Palestine soup has nothing whatever to do with Palestine. It seems to have been given that name because it’s made with Jerusalem artichokes. Jerusalem artichokes have nothing whatever to do with Jerusalem and aren't artichokes. Anything that odd just has to be good. In fact, it’s one of my favourite vegetable soups and it so happens that it’s also very easy to make and, thankfully, low in fat.
I first came across Palestine soup in cookery books dating back to the early 1900s, but I think the dish is a fair bit older than that. Most recipes combine the Jerusalem artichokes with turnips or potatoes, which maintain the creamy white colour of the finished soup. I like to add carrot, which provides a nice touch of sweetness but does change the colour. (Unless you can find a heritage variety of white carrot).
A few years ago, Mark Hix published a Palestine soup recipe with some hazelnuts added, inspired by Auguste Escoffier’s ‘Purée de Topinambour’. The hazelnuts enhance the flavour of the Jerusalem artichokes beautifully, so I've borrowed that idea. Clearly Escoffier knew what he was talking about – as does Mark Hix, of course.
This will make 3 hearty lunch portions or will serve 4 to 6 as a starter.
½ onion, finely chopped
2 carrots, medium-sized
1 heaped tbsp uncooked basmati or long grain rice
300 ml vegetable stock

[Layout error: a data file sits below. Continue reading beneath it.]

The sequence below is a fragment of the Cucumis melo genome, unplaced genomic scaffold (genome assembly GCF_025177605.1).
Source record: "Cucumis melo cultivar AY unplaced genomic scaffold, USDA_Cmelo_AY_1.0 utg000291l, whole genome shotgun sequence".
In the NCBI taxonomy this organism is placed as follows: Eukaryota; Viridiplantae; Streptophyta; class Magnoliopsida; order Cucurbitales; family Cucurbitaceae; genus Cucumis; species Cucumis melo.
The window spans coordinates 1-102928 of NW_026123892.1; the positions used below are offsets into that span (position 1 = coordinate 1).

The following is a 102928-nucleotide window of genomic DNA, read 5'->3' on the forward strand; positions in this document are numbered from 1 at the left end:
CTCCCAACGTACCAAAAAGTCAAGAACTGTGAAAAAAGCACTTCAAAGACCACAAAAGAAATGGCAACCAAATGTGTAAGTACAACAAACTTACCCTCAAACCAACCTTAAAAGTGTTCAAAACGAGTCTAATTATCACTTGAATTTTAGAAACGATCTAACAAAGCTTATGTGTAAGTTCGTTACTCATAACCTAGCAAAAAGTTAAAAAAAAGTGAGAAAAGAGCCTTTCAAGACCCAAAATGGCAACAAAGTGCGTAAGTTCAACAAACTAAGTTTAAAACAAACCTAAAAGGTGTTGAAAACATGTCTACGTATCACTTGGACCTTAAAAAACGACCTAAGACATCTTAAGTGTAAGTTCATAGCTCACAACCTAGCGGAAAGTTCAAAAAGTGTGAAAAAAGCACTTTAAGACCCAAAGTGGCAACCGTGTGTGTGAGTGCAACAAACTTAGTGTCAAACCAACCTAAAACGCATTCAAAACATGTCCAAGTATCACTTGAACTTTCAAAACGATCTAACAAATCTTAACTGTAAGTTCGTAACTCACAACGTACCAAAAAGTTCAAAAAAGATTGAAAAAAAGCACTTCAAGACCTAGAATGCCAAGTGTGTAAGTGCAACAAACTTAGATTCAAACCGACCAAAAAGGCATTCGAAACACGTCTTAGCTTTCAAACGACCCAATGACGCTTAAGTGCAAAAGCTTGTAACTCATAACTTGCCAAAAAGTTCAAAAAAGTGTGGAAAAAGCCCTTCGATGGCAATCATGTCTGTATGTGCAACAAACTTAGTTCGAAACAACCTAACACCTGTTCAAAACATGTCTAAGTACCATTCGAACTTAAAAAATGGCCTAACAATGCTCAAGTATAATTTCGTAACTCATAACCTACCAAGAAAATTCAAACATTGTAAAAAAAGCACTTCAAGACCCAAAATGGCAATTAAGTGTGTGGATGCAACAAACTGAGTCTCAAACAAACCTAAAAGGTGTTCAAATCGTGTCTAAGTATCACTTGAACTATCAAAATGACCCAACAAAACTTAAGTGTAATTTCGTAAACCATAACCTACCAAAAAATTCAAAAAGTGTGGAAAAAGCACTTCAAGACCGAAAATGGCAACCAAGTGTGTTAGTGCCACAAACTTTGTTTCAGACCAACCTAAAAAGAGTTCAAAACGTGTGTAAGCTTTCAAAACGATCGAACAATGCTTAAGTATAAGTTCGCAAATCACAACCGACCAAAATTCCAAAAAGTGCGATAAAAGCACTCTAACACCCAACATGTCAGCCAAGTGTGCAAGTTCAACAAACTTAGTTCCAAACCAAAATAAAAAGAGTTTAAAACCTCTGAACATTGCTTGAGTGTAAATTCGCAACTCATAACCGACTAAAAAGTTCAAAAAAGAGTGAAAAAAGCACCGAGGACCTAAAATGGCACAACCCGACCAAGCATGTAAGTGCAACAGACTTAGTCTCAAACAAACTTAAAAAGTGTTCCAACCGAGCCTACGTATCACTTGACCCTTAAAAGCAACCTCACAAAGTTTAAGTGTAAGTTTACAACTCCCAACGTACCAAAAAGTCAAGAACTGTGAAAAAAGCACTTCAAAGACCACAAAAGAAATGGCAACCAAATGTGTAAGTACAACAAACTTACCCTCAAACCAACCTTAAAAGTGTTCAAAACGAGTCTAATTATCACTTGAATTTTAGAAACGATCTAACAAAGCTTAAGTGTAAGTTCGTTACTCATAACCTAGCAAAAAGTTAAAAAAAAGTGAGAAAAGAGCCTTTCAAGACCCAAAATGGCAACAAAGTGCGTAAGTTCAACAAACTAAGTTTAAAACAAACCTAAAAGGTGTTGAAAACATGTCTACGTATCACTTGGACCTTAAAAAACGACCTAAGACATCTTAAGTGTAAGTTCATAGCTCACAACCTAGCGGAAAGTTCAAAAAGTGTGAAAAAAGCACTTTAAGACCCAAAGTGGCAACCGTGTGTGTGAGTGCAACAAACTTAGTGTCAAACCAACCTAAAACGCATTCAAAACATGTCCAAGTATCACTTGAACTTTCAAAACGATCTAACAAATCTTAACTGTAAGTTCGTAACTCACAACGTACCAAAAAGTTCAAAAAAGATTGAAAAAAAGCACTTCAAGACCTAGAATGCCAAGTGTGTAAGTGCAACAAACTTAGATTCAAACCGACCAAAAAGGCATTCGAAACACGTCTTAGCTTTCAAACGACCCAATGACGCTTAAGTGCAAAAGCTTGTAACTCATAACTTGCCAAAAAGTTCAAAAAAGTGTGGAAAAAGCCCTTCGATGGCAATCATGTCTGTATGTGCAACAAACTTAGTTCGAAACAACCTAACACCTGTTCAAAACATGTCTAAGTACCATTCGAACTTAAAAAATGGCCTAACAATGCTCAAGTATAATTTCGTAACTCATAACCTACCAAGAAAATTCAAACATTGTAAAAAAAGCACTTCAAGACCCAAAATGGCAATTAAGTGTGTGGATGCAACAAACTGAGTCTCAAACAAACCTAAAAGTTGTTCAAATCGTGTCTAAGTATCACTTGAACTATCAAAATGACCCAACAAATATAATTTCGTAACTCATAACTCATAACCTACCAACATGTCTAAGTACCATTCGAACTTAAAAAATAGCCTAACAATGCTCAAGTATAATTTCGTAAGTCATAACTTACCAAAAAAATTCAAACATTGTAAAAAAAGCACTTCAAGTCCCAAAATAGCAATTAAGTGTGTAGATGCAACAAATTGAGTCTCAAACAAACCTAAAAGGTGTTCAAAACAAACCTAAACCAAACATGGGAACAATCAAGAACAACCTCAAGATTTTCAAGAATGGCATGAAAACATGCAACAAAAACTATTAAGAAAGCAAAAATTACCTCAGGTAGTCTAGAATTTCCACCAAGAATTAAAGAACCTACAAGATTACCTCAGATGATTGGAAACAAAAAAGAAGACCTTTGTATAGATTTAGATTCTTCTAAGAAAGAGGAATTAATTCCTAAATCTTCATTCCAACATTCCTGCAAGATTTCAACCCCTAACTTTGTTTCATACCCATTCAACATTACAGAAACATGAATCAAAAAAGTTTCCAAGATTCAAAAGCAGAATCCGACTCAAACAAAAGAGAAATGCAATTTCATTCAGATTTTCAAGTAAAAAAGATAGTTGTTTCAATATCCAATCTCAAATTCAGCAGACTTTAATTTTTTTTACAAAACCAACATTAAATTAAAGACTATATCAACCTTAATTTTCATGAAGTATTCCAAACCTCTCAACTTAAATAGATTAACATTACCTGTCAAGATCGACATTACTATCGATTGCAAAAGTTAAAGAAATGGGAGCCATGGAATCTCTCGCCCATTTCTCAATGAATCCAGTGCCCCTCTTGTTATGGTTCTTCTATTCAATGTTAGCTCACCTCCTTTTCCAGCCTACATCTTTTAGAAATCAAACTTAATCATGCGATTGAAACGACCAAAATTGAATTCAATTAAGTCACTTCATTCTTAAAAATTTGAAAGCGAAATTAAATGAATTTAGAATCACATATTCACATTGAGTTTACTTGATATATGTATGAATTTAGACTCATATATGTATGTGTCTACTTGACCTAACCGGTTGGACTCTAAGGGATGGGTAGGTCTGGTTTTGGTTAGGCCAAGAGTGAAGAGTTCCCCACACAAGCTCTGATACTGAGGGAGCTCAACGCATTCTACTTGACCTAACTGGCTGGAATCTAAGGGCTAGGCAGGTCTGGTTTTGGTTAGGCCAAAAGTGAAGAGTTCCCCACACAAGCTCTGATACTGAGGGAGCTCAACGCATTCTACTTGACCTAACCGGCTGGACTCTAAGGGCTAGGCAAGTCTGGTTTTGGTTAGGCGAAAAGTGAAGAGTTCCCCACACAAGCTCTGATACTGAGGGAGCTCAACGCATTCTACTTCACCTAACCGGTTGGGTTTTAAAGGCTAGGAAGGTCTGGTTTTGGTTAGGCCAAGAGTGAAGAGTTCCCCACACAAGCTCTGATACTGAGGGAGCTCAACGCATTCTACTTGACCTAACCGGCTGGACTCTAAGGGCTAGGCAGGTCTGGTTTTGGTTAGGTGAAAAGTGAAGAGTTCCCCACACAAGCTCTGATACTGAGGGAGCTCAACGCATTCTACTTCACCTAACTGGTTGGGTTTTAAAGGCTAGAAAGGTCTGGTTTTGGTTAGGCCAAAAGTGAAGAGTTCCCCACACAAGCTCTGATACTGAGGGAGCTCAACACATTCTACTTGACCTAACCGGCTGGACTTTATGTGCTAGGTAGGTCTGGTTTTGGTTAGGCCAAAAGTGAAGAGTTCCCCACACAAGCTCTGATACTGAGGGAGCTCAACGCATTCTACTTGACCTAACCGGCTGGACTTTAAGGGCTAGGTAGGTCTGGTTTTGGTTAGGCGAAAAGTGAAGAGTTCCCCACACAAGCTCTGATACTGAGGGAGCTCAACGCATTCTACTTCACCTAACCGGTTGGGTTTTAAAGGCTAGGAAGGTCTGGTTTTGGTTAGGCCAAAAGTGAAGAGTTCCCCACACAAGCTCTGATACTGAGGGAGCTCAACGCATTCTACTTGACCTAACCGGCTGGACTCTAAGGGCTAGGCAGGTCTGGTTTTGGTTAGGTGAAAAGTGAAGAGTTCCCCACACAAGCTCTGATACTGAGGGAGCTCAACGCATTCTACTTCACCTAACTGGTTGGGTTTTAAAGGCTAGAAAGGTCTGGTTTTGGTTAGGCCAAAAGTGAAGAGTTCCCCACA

150 ml milk (semi-skimmed is fine)
300 g Jerusalem artichokes, prepared weight
Small handful of shelled hazelnuts
A little lemon juice
Add a small amount of oil to a pan and cook the onion gently for at least five minutes until it starts to soften without colouring. Meanwhile, peel and slice the carrots finely. Add the carrot and rice to the pan and pour over the stock and milk. Cover the pan, bring to a simmer and let it gently bubble away for 20 minutes.
Meanwhile, peel and slice the Jerusalem artichokes quite finely. Place the slices into water with a little lemon juice added to prevent discolouration. At the end of 20 minutes simmering, add the Jerusalem artichokes to the pan, season with a little salt and pepper (white pepper is best to maintain the colour), cover the pan again and bring back to a simmer. Keep the pot simmering for another 10 – 15 minutes or until the carrots and artichokes are tender.
Meanwhile, lightly toast the hazelnuts. You can do this in a dry pan over a low heat or simply place them in a medium oven for 4 or 5 minutes. Be careful to avoid burning them.
Remove the pan from the heat and allow the mixture to cool a little. Add the toasted hazelnuts and liquidise. If you're being very fussy, you can pass the soup through a fine sieve, but I don't usually get that fussy.
Adjust the seasoning and add a dash of lemon juice if it needs it. Croutons are good with this soup, if you fancy them, and a sprinkling of parsley does no harm either. Many recipes finish this soup by adding cream. That does give it a touch of luxury, but I really don't think the soup needs it and I prefer to keep it low in fat.
By the way, Jerusalem artichoke plants are rather like spindly, slightly unsuccessful sunflowers. They’re easy to grow but, since the plants can be very large (10 – 15 feet tall is not unusual), you’ll need a fair bit of space.